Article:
Mount Pleasant (1763-1797)
Following the move to the Montpelier mansion, the original dwelling at Mount Pleasant fell into disrepair and was soon stripped of any usable materials and intentionally burnt. The wall plaster, burnt clay wall-infill and the cellar attest to this being a well-built home.
Although the original homestead of Mount Pleasant had been razed in the 1760s soon after the Madisons took up occupancy of the new mansion, the complex of structures remained in use throughout the 18th century. One example of this was the co-opting of the detached kitchen as a home for a family of enslaved field laborers.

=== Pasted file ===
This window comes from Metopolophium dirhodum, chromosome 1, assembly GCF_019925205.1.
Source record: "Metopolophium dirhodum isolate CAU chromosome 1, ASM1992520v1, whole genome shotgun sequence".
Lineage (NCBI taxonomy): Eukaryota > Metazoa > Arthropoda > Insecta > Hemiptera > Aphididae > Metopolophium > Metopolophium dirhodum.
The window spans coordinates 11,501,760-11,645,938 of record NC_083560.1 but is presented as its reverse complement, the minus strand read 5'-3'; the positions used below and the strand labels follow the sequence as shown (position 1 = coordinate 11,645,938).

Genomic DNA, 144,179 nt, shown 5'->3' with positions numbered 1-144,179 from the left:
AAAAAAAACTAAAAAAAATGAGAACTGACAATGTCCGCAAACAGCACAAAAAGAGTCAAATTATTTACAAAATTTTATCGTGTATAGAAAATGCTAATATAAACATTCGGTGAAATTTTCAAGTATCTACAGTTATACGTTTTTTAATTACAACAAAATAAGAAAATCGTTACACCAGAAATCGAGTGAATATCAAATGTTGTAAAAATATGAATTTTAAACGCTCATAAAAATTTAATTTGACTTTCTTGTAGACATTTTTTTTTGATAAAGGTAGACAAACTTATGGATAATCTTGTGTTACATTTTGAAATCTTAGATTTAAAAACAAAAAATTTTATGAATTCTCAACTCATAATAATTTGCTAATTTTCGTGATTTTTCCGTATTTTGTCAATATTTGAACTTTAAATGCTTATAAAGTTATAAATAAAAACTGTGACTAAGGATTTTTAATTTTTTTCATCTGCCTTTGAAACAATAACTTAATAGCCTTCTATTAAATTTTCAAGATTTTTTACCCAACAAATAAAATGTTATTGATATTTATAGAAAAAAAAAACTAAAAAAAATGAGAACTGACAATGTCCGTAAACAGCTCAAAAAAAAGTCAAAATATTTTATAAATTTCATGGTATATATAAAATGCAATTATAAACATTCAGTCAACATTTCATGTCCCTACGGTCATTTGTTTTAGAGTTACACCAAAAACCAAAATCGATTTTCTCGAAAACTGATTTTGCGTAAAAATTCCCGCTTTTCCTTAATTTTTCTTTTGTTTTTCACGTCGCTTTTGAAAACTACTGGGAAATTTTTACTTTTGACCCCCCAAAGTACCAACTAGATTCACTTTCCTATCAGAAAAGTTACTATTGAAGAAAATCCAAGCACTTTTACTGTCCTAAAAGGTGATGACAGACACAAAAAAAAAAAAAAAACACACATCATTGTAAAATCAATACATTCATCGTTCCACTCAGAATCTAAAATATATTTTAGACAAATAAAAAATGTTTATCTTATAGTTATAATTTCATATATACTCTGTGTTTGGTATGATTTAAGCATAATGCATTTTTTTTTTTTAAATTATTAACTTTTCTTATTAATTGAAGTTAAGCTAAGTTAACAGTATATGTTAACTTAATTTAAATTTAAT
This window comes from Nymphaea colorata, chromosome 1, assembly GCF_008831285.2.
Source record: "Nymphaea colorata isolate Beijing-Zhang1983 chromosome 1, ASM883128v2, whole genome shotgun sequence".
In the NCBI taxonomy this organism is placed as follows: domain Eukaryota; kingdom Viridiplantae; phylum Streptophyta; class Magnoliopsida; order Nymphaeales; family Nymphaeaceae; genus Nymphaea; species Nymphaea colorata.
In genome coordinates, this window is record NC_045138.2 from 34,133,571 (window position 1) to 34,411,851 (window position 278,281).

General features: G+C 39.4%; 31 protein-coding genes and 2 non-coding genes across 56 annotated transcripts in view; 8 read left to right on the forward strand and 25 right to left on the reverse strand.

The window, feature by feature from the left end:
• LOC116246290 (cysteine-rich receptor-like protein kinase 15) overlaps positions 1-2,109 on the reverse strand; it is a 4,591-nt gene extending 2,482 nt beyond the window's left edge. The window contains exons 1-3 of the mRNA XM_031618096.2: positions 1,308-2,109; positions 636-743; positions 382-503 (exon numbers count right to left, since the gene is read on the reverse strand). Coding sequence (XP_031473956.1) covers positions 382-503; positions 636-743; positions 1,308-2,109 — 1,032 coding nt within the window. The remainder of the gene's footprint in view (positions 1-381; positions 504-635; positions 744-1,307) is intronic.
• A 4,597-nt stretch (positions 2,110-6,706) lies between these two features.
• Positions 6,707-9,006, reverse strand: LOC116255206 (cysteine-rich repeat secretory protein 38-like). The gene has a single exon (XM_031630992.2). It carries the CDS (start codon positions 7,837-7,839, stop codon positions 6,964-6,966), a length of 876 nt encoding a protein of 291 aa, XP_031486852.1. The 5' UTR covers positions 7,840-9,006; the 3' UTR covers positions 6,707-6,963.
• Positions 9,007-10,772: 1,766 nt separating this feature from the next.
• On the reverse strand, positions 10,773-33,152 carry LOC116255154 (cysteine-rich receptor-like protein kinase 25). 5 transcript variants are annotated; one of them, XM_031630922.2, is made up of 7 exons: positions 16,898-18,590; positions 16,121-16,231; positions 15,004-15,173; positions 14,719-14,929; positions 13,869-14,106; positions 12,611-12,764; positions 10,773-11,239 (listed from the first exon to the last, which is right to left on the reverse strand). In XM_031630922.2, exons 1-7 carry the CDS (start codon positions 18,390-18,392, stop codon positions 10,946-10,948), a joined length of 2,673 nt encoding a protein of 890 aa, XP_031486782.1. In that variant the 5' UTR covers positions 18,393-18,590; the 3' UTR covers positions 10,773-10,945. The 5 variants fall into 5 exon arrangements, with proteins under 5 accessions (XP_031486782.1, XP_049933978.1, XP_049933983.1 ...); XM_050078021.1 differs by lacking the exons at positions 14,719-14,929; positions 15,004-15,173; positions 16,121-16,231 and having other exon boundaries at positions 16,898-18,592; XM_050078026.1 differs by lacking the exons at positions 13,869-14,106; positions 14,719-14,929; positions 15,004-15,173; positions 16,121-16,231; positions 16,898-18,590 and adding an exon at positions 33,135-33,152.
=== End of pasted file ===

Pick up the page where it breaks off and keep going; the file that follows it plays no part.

During their occupation of the former kitchen, the inhabitants used the cellar from the original main house as a place to dump their domestic trash and hearth ashes.
Overhead shot of the stone-lined basement from the original homestead of the Madison family at Mount Pleasant.
Overhead photograph of excavations at the kitchen cellar. Note the series of post holes in the upper portion of the feature. These appear to be in the area of the collapsed wall and indicate a repair to the structure after the cellar was backfilled with the clay deposits.
Photograph of ceramics recovered from upper deposits of kitchen cellar. These crossmended vessels represent the total ceramics that were owned by the enslaved household. Archaeologists assembled over 1200 sherds to reconstruct the vessels from the kitchen.